Beneath the humour about the colourful customs is the huge joke that, for many, at least as far as England is concerned, Anglican Patrimony - if by that we mean Anglo-catholic Patrimony - is a rather stylish imitation of ultramontane Catholicism, in ceremonial and text. Moreover there is the slightly haughty feeling that one would be bringing back to the Latin Rite some of the things it should never have discarded and what it has ceased to do well. There is often a rather unpleasant element of social class here. Though Anglo-catholicism is justly proud of its care for the urban poor, 'Father' himself is often cultured and possessed of exquisite good taste, creating a liturgical ambience that readily evokes the beauty of holiness. He has a vestment press complete with embroidered fiddlebacks wrapped in the proper kind of acid-free tissue paper, rescued from French sacristies, where Vatican II polyester is nowadays à la mode. And insofar as Anglican Patrimony is something distinct from Anglo-catholic Patrimony, is it anything we are bothered about? Change-ringing. The flower rota. The Old English surplice. Hymns Ancient and Modern. And much beloved by John Major, George Orwell's 'old maids, bicycling to Holy Communion through the morning mist.'

Some of the most intelligent exchanges about Anglican Patrimony have been that it is not really a liturgical thing, especially amongst those who make such extensive use of the Roman Missal. Anglican Patrimony is more about a certain kind of spirituality, the subject of Fr Orford's talk today, and about a pastoral method and way of relating to communities and neighbourhoods. It is an ethos hard to define but easy to identify. It is immediately obvious in cathedrals - and not only at Evensong - and in country churches, where even the small ads in the parish magazine indicate a kind of belonging, shared by those who use the church as a post office or recital room as well as by those who gather by the urn at the back after a 9.30 Communion on the first and third Sundays or a Fuzzy Felt Family Service on the second and fourth. Characteristic of these communities is not only their similarity, sociologically, but their discontinuity one with another. There are very few of these churches to which anyone with a particular firm set of theological opinions could go. Contrast that with, say, France where, despite the breakdown of the parish system and despite the widespread eucharistic famine, there is a consistency about what is on offer - when, that is, it is on offer. In short, Anglican Patrimony is nothing like as reliable as a franchise, where one knows what to expect at Costa Coffee, or Roadchef, Marks and Spencer's 'Simply Food', or Waitrose. And, of course, just as the predictable outlets do well, and the hasty conversion of a redundant Little Chef outlet into some one-off diner, offering unusual fare, tends to do badly, so it is the very idiosyncrasy of the Anglican product from place to place that most impedes its growth and success.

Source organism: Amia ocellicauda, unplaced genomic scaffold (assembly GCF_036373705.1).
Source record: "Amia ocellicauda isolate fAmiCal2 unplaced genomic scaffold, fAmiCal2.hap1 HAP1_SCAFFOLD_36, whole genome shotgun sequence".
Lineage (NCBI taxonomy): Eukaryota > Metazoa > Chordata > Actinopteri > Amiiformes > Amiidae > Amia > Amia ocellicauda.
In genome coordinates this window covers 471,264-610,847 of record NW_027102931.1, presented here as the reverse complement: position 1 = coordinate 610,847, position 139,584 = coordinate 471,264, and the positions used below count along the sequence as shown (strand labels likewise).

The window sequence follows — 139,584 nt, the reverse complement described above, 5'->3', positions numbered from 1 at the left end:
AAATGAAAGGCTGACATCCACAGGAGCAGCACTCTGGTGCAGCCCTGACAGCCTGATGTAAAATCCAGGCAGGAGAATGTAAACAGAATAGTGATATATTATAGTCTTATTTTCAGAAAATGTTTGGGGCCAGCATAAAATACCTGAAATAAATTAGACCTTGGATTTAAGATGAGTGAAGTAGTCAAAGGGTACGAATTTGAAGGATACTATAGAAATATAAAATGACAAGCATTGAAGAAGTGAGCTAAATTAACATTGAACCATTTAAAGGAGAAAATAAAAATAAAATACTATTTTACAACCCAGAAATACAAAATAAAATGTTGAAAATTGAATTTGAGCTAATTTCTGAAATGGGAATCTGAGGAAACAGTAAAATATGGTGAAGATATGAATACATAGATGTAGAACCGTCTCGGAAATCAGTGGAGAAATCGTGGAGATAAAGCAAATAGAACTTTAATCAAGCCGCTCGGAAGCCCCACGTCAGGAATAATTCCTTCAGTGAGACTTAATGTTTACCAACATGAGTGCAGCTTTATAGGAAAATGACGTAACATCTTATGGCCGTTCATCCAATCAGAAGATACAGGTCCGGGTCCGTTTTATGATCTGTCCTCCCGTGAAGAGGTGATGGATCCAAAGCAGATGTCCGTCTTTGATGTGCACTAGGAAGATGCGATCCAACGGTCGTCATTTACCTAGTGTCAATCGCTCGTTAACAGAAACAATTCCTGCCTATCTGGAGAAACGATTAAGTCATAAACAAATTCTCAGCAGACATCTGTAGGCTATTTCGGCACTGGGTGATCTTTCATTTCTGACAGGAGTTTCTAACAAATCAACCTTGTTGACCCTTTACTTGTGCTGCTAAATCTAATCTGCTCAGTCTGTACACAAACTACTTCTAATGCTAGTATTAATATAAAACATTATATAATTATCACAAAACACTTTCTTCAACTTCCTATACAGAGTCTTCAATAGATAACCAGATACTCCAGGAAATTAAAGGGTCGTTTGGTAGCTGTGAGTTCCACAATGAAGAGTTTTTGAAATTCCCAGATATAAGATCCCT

Continue reading here.

For those aghast at the use, by a S. Stephen's House clergyman, of a photo of Mirfield in the old days, I rectify that here: